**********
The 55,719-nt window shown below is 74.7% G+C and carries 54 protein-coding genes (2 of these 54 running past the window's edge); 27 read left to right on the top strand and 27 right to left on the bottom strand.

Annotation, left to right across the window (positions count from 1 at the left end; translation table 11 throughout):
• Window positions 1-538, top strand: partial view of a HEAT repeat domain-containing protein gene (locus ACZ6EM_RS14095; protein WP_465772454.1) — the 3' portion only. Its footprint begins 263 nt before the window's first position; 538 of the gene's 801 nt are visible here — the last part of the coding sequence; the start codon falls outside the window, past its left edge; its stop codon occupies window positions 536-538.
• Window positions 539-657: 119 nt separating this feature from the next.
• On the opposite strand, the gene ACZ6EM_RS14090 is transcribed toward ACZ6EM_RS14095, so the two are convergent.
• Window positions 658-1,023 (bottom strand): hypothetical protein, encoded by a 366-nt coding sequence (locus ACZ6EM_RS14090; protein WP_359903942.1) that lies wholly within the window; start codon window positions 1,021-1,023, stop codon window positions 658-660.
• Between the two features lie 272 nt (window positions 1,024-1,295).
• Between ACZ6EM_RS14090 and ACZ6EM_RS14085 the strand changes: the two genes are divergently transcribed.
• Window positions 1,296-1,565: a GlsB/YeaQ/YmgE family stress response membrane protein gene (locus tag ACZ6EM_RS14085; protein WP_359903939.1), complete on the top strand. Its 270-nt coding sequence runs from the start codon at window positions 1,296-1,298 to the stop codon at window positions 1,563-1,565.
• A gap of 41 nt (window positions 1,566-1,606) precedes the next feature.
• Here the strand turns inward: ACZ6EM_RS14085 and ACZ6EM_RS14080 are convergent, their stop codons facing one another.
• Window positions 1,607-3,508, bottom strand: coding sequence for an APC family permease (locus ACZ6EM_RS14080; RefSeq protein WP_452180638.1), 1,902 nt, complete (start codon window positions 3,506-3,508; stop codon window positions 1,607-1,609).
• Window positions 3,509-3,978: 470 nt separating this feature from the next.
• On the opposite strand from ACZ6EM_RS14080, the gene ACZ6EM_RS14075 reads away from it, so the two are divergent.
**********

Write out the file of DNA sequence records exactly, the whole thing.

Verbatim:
The 55,719-nt window shown below is 74.7% G+C and carries 54 protein-coding genes (2 of these 54 running past the window's edge); 27 read left to right on the top strand and 27 right to left on the bottom strand.

Annotation, left to right across the window (positions count from 1 at the left end; translation table 11 throughout):
• Window positions 1-538, top strand: partial view of a HEAT repeat domain-containing protein gene (locus ACZ6EM_RS14095; protein WP_465772454.1) — the 3' portion only. Its footprint begins 263 nt before the window's first position; 538 of the gene's 801 nt are visible here — the last part of the coding sequence; the start codon falls outside the window, past its left edge; its stop codon occupies window positions 536-538.
• Window positions 539-657: 119 nt separating this feature from the next.
• On the opposite strand, the gene ACZ6EM_RS14090 is transcribed toward ACZ6EM_RS14095, so the two are convergent.
• Window positions 658-1,023 (bottom strand): hypothetical protein, encoded by a 366-nt coding sequence (locus ACZ6EM_RS14090; protein WP_359903942.1) that lies wholly within the window; start codon window positions 1,021-1,023, stop codon window positions 658-660.
• Between the two features lie 272 nt (window positions 1,024-1,295).
• Between ACZ6EM_RS14090 and ACZ6EM_RS14085 the strand changes: the two genes are divergently transcribed.
• Window positions 1,296-1,565: a GlsB/YeaQ/YmgE family stress response membrane protein gene (locus tag ACZ6EM_RS14085; protein WP_359903939.1), complete on the top strand. Its 270-nt coding sequence runs from the start codon at window positions 1,296-1,298 to the stop codon at window positions 1,563-1,565.
• A gap of 41 nt (window positions 1,566-1,606) precedes the next feature.
• Here the strand turns inward: ACZ6EM_RS14085 and ACZ6EM_RS14080 are convergent, their stop codons facing one another.
• Window positions 1,607-3,508, bottom strand: coding sequence for an APC family permease (locus ACZ6EM_RS14080; RefSeq protein WP_452180638.1), 1,902 nt, complete (start codon window positions 3,506-3,508; stop codon window positions 1,607-1,609).
• Window positions 3,509-3,978: 470 nt separating this feature from the next.
• On the opposite strand from ACZ6EM_RS14080, the gene ACZ6EM_RS14075 reads away from it, so the two are divergent.